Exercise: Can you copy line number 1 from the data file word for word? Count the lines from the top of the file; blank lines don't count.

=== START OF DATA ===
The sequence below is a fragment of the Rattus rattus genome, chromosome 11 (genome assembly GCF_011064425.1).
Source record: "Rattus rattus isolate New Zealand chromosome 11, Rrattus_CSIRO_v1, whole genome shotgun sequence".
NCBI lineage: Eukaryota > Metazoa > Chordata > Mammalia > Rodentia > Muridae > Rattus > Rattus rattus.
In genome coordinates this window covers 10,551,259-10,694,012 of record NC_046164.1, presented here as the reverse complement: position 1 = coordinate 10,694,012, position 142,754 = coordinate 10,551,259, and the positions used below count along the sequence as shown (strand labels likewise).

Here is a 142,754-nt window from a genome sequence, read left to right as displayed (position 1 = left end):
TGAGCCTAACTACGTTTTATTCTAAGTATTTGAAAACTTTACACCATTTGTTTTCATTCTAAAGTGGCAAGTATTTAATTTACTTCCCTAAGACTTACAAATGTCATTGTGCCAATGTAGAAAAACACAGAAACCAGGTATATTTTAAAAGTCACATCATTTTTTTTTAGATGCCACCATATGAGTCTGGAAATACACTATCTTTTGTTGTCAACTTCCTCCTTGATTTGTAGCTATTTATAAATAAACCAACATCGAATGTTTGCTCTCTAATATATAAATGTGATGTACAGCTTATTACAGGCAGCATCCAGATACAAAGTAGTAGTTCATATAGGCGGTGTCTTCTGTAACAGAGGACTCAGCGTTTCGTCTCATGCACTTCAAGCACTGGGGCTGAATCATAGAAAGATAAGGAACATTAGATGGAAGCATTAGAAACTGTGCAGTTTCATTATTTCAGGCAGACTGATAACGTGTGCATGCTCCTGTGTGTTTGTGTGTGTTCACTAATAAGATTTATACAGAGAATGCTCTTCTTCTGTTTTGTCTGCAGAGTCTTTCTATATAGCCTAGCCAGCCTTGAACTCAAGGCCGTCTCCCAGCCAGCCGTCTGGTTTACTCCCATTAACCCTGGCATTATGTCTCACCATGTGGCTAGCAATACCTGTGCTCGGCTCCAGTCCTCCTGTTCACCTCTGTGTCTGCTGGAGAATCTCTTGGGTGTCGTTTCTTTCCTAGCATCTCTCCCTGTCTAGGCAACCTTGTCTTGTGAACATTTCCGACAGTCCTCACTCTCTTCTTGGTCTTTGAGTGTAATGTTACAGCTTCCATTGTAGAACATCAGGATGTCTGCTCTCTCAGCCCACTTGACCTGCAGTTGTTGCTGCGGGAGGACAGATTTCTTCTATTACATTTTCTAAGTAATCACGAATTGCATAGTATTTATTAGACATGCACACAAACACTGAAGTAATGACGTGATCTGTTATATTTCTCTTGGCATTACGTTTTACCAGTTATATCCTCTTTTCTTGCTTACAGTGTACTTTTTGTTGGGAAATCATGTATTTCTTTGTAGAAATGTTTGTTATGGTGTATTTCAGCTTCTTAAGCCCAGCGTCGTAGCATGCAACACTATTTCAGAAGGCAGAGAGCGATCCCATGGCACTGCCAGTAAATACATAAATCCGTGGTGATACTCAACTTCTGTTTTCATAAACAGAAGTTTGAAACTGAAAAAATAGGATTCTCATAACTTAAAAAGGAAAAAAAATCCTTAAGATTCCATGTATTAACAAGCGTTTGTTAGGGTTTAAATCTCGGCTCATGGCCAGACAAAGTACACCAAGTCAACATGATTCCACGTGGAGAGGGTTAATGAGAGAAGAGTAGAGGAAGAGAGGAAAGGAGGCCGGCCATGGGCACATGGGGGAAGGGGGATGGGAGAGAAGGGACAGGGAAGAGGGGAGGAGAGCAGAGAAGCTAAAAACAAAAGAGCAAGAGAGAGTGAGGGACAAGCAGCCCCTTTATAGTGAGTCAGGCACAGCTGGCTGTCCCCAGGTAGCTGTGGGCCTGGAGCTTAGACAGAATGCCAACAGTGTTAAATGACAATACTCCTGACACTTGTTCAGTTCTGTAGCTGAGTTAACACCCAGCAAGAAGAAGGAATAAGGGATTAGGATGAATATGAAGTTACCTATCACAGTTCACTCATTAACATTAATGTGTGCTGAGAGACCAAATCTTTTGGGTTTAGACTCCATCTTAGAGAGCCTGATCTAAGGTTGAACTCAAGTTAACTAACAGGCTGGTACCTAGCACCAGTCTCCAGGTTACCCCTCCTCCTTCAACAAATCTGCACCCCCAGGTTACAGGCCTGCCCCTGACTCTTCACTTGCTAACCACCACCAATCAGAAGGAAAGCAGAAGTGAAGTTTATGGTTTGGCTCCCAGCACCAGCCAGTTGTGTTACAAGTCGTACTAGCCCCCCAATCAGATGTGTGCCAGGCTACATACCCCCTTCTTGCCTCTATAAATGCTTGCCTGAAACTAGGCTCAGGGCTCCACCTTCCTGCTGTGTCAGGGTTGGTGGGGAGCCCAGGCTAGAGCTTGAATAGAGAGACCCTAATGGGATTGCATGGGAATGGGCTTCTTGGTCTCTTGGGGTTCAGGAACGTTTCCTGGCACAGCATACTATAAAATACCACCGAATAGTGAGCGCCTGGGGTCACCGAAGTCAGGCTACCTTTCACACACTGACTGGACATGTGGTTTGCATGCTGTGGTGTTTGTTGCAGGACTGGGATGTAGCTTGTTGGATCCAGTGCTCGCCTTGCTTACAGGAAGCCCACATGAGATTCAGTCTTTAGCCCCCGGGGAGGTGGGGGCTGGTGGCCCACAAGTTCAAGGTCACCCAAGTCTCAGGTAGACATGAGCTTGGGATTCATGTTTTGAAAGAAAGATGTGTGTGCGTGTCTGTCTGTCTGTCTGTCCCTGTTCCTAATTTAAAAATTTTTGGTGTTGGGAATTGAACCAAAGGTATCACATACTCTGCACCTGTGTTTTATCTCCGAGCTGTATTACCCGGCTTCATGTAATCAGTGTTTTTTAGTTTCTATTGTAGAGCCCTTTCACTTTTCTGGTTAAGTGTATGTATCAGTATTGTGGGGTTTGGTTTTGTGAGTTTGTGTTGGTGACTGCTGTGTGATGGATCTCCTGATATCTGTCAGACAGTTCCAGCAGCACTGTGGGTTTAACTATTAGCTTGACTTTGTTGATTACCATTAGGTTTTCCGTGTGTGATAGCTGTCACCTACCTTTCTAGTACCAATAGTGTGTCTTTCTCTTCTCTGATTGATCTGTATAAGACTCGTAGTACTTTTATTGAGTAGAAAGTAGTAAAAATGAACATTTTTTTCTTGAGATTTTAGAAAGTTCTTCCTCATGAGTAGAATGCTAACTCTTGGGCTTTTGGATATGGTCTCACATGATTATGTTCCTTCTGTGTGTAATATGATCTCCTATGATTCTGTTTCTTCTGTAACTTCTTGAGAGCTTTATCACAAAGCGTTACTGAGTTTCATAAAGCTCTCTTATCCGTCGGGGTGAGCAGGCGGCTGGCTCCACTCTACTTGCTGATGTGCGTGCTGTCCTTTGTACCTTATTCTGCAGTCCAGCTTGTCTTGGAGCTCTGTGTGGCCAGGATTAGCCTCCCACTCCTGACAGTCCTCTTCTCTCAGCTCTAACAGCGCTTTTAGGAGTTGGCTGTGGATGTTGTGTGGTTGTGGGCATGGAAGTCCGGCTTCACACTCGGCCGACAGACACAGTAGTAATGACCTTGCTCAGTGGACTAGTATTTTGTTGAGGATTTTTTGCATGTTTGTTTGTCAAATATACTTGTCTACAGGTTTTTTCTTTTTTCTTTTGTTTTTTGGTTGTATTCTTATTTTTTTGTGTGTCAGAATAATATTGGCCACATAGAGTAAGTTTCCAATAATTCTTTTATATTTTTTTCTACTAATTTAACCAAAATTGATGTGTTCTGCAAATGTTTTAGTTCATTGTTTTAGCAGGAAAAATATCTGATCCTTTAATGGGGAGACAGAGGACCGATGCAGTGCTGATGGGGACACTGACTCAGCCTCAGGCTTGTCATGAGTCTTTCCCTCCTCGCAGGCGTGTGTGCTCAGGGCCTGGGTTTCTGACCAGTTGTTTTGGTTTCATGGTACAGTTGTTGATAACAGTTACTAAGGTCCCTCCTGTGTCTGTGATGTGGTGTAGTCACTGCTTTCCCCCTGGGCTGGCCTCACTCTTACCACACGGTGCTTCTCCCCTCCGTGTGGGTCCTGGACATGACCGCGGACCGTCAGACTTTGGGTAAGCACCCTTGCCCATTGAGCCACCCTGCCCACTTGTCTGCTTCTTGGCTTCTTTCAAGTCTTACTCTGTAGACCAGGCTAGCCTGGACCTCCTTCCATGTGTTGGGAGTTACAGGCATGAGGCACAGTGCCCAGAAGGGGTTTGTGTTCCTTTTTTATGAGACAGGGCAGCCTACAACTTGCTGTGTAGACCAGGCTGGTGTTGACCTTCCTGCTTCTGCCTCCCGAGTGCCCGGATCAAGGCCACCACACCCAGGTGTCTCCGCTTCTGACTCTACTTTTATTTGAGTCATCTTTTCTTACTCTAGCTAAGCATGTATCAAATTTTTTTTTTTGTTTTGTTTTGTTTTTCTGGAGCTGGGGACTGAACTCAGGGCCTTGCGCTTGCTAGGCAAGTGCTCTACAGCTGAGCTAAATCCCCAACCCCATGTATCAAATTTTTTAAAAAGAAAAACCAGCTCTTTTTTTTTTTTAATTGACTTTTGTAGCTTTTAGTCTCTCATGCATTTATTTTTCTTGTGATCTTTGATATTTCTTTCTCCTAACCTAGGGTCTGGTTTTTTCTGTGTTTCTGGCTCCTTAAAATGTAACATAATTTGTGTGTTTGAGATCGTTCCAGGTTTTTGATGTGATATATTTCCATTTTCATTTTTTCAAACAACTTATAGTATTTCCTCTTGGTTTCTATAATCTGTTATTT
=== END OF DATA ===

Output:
The sequence below is a fragment of the Rattus rattus genome, chromosome 11 (genome assembly GCF_011064425.1).